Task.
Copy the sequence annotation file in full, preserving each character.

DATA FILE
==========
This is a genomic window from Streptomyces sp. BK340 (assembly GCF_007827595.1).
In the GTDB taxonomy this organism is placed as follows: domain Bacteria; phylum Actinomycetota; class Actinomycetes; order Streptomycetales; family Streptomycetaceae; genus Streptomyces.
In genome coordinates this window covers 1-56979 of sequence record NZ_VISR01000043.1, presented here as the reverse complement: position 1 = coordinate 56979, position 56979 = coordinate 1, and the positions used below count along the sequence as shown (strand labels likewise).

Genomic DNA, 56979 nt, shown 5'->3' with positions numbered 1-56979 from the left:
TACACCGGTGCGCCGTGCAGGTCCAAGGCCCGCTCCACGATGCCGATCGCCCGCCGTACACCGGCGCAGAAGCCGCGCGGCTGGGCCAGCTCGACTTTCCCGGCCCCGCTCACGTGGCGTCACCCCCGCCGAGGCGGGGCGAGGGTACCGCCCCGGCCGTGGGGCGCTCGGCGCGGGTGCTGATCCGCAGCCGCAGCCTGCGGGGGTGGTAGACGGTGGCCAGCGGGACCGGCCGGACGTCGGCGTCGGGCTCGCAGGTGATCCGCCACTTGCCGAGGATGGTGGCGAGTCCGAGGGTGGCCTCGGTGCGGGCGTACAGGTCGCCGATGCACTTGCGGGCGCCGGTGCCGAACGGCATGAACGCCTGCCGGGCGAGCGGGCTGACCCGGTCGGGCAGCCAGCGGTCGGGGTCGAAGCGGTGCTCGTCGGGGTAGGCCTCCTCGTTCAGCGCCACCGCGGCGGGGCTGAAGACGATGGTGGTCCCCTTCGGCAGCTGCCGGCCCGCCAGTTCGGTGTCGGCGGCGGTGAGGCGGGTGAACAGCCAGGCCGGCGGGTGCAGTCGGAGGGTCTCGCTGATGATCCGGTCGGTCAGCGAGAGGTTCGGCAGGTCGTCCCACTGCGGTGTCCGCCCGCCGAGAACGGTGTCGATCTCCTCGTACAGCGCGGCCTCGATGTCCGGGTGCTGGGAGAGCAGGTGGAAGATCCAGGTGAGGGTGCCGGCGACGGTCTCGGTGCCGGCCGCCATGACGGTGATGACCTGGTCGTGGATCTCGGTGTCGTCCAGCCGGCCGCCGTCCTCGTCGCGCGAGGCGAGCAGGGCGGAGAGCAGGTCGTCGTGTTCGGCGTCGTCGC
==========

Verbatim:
This is a genomic window from Streptomyces sp. BK340 (assembly GCF_007827595.1).
In the GTDB taxonomy this organism is placed as follows: domain Bacteria; phylum Actinomycetota; class Actinomycetes; order Streptomycetales; family Streptomycetaceae; genus Streptomyces.
In genome coordinates this window covers 1-56979 of sequence record NZ_VISR01000043.1, presented here as the reverse complement: position 1 = coordinate 56979, position 56979 = coordinate 1, and the positions used below count along the sequence as shown (strand labels likewise).

Genomic DNA, 56979 nt, shown 5'->3' with positions numbered 1-56979 from the left:
TACACCGGTGCGCCGTGCAGGTCCAAGGCCCGCTCCACGATGCCGATCGCCCGCCGTACACCGGCGCAGAAGCCGCGCGGCTGGGCCAGCTCGACTTTCCCGGCCCCGCTCACGTGGCGTCACCCCCGCCGAGGCGGGGCGAGGGTACCGCCCCGGCCGTGGGGCGCTCGGCGCGGGTGCTGATCCGCAGCCGCAGCCTGCGGGGGTGGTAGACGGTGGCCAGCGGGACCGGCCGGACGTCGGCGTCGGGCTCGCAGGTGATCCGCCACTTGCCGAGGATGGTGGCGAGTCCGAGGGTGGCCTCGGTGCGGGCGTACAGGTCGCCGATGCACTTGCGGGCGCCGGTGCCGAACGGCATGAACGCCTGCCGGGCGAGCGGGCTGACCCGGTCGGGCAGCCAGCGGTCGGGGTCGAAGCGGTGCTCGTCGGGGTAGGCCTCCTCGTTCAGCGCCACCGCGGCGGGGCTGAAGACGATGGTGGTCCCCTTCGGCAGCTGCCGGCCCGCCAGTTCGGTGTCGGCGGCGGTGAGGCGGGTGAACAGCCAGGCCGGCGGGTGCAGTCGGAGGGTCTCGCTGATGATCCGGTCGGTCAGCGAGAGGTTCGGCAGGTCGTCCCACTGCGGTGTCCGCCCGCCGAGAACGGTGTCGATCTCCTCGTACAGCGCGGCCTCGATGTCCGGGTGCTGGGAGAGCAGGTGGAAGATCCAGGTGAGGGTGCCGGCGACGGTCTCGGTGCCGGCCGCCATGACGGTGATGACCTGGTCGTGGATCTCGGTGTCGTCCAGCCGGCCGCCGTCCTCGTCGCGCGAGGCGAGCAGGGCGGAGAGCAGGTCGTCGTGTTCGGCGTCGTCGC